Is there oil in ANWR? Does it matter?

President Bush has again reiterated his desire to drill for oil in ANWR (see “Energy for America’s Future“). Ignoring the inconvenient truth that opening the 1002 area to drilling will have no short-term impact on gasoline prices and minimal long-term impact on oil prices in general, I’m still struck by the questions that aren’t being asked:

– Is there a reasonable assumption that there is enough oil in the 1002 area to justify oil field development?

– Why the 1002 area, as opposed to other areas (i.e., Chukchi Sea, the Appalachian Basin)?

– In the grand scheme, would developing the 1002 area accomplish the goals of the drilling proponents? What exactly are their goals?

Senator Ted Stevens (“Uncle Ted”, the beneficent rich pork barrel uncle of all Alaskans that voted for him) commissioned the Department of Energy (DoE) to do an analysis of ANWR. The report, “Analysis of Crude Oil Production in the Arctic National Wildlife Refuge” was published by the Office of Integrated Analysis & Forecasting within the Energy Information Administration and is available on the DoE website here.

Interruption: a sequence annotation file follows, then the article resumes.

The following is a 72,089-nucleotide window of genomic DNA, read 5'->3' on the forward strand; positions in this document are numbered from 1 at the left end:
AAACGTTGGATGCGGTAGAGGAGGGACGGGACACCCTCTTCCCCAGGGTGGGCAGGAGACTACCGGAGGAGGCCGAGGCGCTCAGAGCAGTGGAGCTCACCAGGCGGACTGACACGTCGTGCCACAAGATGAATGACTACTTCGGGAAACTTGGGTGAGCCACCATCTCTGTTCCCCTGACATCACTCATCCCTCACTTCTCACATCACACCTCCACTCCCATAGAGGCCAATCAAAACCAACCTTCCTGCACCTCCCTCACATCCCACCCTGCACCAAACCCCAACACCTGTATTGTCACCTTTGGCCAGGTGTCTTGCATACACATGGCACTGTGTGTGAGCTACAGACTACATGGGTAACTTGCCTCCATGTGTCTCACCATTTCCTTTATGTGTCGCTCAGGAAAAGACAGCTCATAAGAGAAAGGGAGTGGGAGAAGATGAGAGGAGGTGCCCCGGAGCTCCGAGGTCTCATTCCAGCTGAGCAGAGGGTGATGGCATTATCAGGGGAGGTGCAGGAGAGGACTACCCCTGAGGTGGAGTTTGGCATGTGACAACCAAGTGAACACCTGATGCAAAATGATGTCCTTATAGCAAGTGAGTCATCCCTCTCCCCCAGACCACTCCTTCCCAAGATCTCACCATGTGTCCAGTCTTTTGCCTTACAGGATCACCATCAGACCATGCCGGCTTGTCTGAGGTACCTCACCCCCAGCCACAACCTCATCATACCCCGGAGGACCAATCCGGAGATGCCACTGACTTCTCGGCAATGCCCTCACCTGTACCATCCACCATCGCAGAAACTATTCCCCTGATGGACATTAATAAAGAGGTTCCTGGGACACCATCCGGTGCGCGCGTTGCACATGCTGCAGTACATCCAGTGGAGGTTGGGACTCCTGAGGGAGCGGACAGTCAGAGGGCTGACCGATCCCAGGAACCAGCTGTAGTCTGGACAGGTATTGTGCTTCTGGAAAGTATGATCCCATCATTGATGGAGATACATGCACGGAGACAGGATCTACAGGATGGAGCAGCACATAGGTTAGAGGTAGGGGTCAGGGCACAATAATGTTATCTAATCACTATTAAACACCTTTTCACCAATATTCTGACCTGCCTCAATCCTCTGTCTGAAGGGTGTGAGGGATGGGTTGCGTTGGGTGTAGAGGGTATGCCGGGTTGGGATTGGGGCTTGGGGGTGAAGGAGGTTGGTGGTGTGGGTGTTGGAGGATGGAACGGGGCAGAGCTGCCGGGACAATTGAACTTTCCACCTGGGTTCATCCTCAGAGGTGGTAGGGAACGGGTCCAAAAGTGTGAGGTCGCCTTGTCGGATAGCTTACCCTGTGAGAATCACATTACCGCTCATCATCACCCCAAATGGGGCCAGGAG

There has been very limited seismic and exploratory drilling done in the 1002 area, so projections of technically recoverable oil have pretty wide bands. There is a non-zero probability that there is no oil there. Oil exploration has come a long way since the infamous Mukluk dry hole of 1986, but ANWR is still an unknown quantity. There’s a high probability there’s oil there, but not a certainty. Based upon two exploration wells, very limited seismic data, and an assumption that the geology underlaying the 1002 area is analogous to the area west of ANWR, the best guess is that there is a 95% chance that there is about 5.7 billion barrels of technically recoverable oil in the 1002 area. The mean estimate is about 10.4 billion barrels, and there’s about a 3% chance that there is no technically recoverable oil there.